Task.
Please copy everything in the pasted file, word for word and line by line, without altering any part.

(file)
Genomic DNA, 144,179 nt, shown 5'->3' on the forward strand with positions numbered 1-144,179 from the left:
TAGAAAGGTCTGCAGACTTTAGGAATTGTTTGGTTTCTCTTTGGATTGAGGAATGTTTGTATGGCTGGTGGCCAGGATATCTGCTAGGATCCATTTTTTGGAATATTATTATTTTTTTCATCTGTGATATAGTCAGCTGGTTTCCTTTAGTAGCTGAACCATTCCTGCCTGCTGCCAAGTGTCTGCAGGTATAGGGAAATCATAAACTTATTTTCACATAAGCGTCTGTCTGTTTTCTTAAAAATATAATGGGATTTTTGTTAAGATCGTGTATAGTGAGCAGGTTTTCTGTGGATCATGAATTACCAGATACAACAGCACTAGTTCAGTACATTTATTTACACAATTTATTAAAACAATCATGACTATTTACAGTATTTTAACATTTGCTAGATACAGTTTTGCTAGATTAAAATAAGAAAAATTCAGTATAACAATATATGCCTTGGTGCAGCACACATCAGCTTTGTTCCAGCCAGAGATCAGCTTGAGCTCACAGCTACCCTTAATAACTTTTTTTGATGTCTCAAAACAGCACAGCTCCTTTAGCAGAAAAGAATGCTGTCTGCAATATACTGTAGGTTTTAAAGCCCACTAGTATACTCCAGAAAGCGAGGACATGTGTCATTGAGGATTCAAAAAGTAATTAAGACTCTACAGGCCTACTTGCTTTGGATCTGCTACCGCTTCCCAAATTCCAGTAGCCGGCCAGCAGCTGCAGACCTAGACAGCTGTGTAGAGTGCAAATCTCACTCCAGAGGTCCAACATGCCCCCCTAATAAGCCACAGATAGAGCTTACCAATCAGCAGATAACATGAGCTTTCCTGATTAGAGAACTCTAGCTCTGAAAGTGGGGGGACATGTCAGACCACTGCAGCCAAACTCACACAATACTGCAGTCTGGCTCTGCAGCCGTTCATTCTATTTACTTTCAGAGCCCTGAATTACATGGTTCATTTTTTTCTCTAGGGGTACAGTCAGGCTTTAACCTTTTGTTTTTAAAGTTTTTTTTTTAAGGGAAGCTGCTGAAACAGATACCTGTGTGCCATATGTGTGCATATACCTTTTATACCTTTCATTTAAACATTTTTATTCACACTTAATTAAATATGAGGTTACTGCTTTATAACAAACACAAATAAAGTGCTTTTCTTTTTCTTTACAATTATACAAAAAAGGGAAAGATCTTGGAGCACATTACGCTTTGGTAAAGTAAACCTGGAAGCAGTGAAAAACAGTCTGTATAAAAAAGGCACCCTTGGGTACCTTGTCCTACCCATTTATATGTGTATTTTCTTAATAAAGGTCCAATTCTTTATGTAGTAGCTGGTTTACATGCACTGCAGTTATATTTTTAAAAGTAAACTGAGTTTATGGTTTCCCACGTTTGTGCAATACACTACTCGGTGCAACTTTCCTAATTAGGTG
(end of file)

Genomic DNA, 144,179 nt, shown 5'->3' on the forward strand with positions numbered 1-144,179 from the left:
TAGAAAGGTCTGCAGACTTTAGGAATTGTTTGGTTTCTCTTTGGATTGAGGAATGTTTGTATGGCTGGTGGCCAGGATATCTGCTAGGATCCATTTTTTGGAATATTATTATTTTTTTCATCTGTGATATAGTCAGCTGGTTTCCTTTAGTAGCTGAACCATTCCTGCCTGCTGCCAAGTGTCTGCAGGTATAGGGAAATCATAAACTTATTTTCACATAAGCGTCTGTCTGTTTTCTTAAAAATATAATGGGATTTTTGTTAAGATCGTGTATAGTGAGCAGGTTTTCTGTGGATCATGAATTACCAGATACAACAGCACTAGTTCAGTACATTTATTTACACAATTTATTAAAACAATCATGACTATTTACAGTATTTTAACATTTGCTAGATACAGTTTTGCTAGATTAAAATAAGAAAAATTCAGTATAACAATATATGCCTTGGTGCAGCACACATCAGCTTTGTTCCAGCCAGAGATCAGCTTGAGCTCACAGCTACCCTTAATAACTTTTTTTGATGTCTCAAAACAGCACAGCTCCTTTAGCAGAAAAGAATGCTGTCTGCAATATACTGTAGGTTTTAAAGCCCACTAGTATACTCCAGAAAGCGAGGACATGTGTCATTGAGGATTCAAAAAGTAATTAAGACTCTACAGGCCTACTTGCTTTGGATCTGCTACCGCTTCCCAAATTCCAGTAGCCGGCCAGCAGCTGCAGACCTAGACAGCTGTGTAGAGTGCAAATCTCACTCCAGAGGTCCAACATGCCCCCCTAATAAGCCACAGATAGAGCTTACCAATCAGCAGATAACATGAGCTTTCCTGATTAGAGAACTCTAGCTCTGAAAGTGGGGGGACATGTCAGACCACTGCAGCCAAACTCACACAATACTGCAGTCTGGCTCTGCAGCCGTTCATTCTATTTACTTTCAGAGCCCTGAATTACATGGTTCATTTTTTTCTCTAGGGGTACAGTCAGGCTTTAACCTTTTGTTTTTAAAGTTTTTTTTTTAAGGGAAGCTGCTGAAACAGATACCTGTGTGCCATATGTGTGCATATACCTTTTATACCTTTCATTTAAACATTTTTATTCACACTTAATTAAATATGAGGTTACTGCTTTATAACAAACACAAATAAAGTGCTTTTCTTTTTCTTTACAATTATACAAAAAAGGGAAAGATCTTGGAGCACATTACGCTTTGGTAAAGTAAACCTGGAAGCAGTGAAAAACAGTCTGTATAAAAAAGGCACCCTTGGGTACCTTGTCCTACCCATTTATATGTGTATTTTCTTAATAAAGGTCCAATTCTTTATGTAGTAGCTGGTTTACATGCACTGCAGTTATATTTTTAAAAGTAAACTGAGTTTATGGTTTCCCACGTTTGTGCAATACACTACTCGGTGCAACTTTCCTAATTAGGTG